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Every time I'm near a Genius Bar I see a lot of ENT (ear, nose, throat) microscopes peering down the headphone jack of various iPhones. I asked about it and found that the moisture sensor is down there, and if your device got wet then it turns red, and the purpose of that is that you don't have a warranty and don't get a free new device if it has mysteriously died but the cause is moisture.

I'm curious about how these things work and whether this simple examination could be subverted. I don't have a wet iPhone and I'm not looking to defraud Apple here, but I'm curious.

  • The sensor must involve a chemical reaction, if it didn't show the indicator color when it dried it wouldn't be much good. What is the reaction and is it reversible? Would the required reagent be safe to drip down the headphone opening?
  • Could one buy a new sensor component, open the phone and replace it?
  • How about simply getting a material that looks like the sensor, opening the phone and putting it in place of the sensor - an inert sensor?
  • Simplest of all, painting the sensor - if the "OK" color is white then a paint marker should do.

Again, not trying to get a free phone here. I'm curious about devices like this since I saw my first "tip-n-tell" on a shipping carton, and played with Maxim iButton temperature loggers.

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closed as off topic by gentmatt, Graeme Hutchison, Matt Love, jtbandes, Ian C. Mar 27 '12 at 21:30

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While these questions are interesting, I'm not sure they're very well suited for Ask Different... –  jtbandes Mar 22 '12 at 22:28
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The FAQ says nothing against it. I think it's a legitimate question for AskDifferent. –  Andrew Larsson Mar 22 '12 at 22:33
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You say you don't want to defraud Apple, but all your questions aim to do just that. You ask of ways to reverse the chemical reaction, replace the sensor entirely with one that hasn't "gone off," a chameleon sensor, or to mask the color. None of those questions have any serious scientific merit or aid the community at large. They only serve to do exactly what you claim you have no interest in doing. –  cksum Mar 22 '12 at 22:44
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Well how far does this go - do you think pentalobe drivers (or for that matter tri-wing or torx) should be outlawed? Knowledge is interesting for its own sake. In contrast with the thermochron button and the tip-n-tell sensor these do seem like fallible devices. If I'm really a criminal and want free iPhones, simply stealing them is surely a better way. Don't do that either, readers. –  Adam Eberbach Mar 22 '12 at 22:46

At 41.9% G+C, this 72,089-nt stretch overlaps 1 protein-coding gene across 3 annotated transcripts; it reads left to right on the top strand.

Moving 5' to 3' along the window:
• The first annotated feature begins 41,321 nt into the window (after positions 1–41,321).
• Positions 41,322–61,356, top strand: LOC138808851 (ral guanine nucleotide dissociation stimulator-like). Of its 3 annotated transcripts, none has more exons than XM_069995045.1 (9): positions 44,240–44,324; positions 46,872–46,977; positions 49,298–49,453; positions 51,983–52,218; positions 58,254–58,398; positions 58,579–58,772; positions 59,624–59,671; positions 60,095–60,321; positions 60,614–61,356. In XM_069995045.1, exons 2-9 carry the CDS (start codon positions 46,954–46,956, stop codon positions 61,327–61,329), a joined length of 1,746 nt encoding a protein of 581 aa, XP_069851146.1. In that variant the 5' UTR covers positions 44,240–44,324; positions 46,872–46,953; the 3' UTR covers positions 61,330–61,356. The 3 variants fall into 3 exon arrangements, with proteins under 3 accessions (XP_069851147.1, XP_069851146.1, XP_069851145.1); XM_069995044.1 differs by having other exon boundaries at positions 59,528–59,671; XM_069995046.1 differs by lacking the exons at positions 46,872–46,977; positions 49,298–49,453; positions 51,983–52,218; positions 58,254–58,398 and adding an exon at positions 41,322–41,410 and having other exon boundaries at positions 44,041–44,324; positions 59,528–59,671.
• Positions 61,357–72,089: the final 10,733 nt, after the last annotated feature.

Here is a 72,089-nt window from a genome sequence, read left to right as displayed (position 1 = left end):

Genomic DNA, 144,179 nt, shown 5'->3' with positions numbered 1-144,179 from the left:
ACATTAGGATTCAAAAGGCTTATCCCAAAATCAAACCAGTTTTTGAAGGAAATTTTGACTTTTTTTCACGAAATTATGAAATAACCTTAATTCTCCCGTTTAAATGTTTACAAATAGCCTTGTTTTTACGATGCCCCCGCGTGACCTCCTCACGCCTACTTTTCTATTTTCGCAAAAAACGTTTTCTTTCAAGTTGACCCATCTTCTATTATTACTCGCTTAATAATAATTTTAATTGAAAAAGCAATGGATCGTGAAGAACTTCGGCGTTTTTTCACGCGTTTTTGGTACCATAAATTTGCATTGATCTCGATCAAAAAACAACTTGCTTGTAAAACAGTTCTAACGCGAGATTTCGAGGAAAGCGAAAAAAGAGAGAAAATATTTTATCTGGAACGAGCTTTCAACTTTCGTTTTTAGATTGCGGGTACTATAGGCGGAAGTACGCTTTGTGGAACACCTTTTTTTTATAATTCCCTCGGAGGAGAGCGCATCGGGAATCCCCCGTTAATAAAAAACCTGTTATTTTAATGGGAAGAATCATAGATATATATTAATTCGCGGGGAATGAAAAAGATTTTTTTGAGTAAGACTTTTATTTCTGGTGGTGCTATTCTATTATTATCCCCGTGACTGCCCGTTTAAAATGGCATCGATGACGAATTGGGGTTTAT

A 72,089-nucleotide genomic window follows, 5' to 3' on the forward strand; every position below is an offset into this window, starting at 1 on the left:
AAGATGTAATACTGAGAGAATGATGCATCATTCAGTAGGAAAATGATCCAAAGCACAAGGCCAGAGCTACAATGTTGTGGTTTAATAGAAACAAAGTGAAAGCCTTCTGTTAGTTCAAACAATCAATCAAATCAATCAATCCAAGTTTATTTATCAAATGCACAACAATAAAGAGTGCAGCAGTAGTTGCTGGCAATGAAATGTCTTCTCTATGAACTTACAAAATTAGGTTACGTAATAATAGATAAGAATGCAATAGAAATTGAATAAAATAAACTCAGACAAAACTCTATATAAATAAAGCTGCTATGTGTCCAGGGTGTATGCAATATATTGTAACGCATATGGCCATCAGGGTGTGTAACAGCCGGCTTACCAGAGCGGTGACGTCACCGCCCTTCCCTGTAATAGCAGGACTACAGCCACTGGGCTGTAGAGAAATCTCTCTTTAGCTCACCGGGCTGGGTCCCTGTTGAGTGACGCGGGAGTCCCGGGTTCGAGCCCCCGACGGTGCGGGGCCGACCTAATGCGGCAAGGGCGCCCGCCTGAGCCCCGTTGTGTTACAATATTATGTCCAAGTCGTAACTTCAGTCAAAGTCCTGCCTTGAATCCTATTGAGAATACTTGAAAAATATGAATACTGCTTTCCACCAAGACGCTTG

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Every cellphone and most laptops contain them, and have long before the iPhone came out. This is not an Apple specific query, and I disagree that it's suitable for this site. –  Adam Davis Mar 22 '12 at 23:01

1 Answer 1

up vote 5 down vote accepted

An inert "sensor" would be white paper. An actually working sensor could be paper coated with cobalt(II) chloride, whose hexa hydrate (cobalt chloride "containing" water) turns light red. If you want to tamper with the original sensor, think of water free clear coat.

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Thank you. I know next to nothing about the chemistry of these sensors and this is interesting to me. I hope nobody assumes you're interested in facilitating fraud by telling me this. –  Adam Eberbach Mar 22 '12 at 22:49
    
@AdamEberbach Actually, I don't know what kind of water sensor Apple uses. But this reaction changes from light blue to light red. This could be what they are using. And it's one of the most common test reaction for water. –  Max Ried Mar 22 '12 at 22:52
    
Why does this answer get downvoted? –  Max Ried Mar 22 '12 at 22:58
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For the same reason that people are downvoting the question...you're being judged as guilty by association. It's unfortunate. –  AJ. Mar 22 '12 at 23:00
    
This is white hat hacking. –  Max Ried Mar 22 '12 at 23:01

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